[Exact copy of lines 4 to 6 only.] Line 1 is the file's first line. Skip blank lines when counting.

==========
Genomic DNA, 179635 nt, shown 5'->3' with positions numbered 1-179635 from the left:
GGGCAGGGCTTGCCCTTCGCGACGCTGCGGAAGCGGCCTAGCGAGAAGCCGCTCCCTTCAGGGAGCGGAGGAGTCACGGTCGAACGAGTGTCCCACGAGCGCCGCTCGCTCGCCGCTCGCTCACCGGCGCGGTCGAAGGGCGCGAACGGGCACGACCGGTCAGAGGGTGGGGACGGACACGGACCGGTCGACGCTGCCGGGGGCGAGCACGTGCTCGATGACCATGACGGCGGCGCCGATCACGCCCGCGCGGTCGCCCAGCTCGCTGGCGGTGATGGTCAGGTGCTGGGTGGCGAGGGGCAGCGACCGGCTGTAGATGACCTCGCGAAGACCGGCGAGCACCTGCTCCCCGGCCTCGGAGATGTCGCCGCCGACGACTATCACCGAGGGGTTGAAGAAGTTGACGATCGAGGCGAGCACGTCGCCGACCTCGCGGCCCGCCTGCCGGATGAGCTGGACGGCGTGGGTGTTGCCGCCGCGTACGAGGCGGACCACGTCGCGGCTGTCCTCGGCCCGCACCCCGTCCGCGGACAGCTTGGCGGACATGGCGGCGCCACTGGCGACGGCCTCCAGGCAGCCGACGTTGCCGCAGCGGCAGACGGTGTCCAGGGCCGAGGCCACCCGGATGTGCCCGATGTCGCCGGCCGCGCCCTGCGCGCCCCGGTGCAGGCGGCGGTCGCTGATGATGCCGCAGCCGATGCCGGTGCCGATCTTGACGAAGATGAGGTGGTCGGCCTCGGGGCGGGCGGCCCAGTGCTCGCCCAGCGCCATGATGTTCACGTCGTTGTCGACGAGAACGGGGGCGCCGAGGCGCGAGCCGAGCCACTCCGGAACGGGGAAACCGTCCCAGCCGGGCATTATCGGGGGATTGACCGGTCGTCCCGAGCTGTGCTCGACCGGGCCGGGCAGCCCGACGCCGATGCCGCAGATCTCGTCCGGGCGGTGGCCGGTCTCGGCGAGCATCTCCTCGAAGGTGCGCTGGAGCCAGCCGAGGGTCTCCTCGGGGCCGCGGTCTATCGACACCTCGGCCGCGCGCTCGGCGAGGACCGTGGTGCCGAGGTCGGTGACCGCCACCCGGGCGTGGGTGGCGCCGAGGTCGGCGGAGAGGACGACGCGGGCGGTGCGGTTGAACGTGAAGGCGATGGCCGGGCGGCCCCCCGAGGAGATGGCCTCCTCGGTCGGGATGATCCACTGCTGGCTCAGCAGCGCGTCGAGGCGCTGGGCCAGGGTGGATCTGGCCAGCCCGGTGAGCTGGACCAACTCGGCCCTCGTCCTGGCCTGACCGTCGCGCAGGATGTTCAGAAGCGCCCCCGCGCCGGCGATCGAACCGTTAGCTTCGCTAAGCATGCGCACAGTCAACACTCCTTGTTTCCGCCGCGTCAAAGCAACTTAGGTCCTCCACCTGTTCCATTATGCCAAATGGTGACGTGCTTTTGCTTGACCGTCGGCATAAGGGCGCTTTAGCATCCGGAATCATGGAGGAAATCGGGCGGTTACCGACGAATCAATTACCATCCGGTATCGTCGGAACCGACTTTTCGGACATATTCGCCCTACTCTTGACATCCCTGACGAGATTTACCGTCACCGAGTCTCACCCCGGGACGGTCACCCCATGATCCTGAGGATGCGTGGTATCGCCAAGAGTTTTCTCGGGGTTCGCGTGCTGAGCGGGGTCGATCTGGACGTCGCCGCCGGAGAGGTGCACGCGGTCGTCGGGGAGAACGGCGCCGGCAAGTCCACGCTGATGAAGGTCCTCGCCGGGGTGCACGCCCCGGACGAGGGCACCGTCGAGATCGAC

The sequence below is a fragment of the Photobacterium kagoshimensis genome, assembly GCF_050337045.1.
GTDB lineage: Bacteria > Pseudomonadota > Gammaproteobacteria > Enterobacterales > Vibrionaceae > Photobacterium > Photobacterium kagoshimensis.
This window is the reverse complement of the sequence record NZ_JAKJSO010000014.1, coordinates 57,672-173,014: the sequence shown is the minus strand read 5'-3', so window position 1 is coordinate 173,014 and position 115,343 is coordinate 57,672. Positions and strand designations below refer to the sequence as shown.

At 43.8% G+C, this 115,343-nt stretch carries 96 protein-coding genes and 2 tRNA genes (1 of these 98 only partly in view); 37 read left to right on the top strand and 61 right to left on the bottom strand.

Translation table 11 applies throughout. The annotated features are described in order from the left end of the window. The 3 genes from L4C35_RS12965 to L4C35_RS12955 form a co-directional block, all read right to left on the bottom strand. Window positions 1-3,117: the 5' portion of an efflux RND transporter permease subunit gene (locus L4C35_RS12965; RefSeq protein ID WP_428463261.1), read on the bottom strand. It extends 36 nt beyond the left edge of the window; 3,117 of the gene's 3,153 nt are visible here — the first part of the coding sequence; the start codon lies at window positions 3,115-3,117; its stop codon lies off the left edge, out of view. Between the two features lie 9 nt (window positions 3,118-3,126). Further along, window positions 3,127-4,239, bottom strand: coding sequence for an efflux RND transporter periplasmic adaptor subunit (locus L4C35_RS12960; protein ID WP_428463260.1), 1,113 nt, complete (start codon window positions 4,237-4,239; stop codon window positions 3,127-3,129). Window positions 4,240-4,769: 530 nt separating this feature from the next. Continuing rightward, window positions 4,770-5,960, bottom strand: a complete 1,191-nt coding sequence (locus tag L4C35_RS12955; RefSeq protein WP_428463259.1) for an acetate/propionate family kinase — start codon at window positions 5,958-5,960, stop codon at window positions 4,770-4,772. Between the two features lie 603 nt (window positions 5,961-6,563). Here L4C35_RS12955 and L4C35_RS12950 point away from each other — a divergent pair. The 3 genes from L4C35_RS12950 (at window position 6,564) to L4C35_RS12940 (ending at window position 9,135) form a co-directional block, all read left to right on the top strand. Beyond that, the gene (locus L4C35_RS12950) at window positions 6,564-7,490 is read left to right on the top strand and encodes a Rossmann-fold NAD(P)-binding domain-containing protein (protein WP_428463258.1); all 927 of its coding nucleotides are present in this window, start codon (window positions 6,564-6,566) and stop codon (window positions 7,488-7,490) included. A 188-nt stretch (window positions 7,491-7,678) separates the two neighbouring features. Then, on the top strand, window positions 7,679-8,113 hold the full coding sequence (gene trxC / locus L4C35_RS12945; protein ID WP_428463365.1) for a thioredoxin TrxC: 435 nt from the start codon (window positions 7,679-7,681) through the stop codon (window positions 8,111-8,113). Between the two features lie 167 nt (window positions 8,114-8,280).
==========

GTDB lineage: Bacteria > Pseudomonadota > Gammaproteobacteria > Enterobacterales > Vibrionaceae > Photobacterium > Photobacterium kagoshimensis.
This window is the reverse complement of the sequence record NZ_JAKJSO010000014.1, coordinates 57,672-173,014: the sequence shown is the minus strand read 5'-3', so window position 1 is coordinate 173,014 and position 115,343 is coordinate 57,672. Positions and strand designations below refer to the sequence as shown.

At 43.8% G+C, this 115,343-nt stretch carries 96 protein-coding genes and 2 tRNA genes (1 of these 98 only partly in view); 37 read left to right on the top strand and 61 right to left on the bottom strand.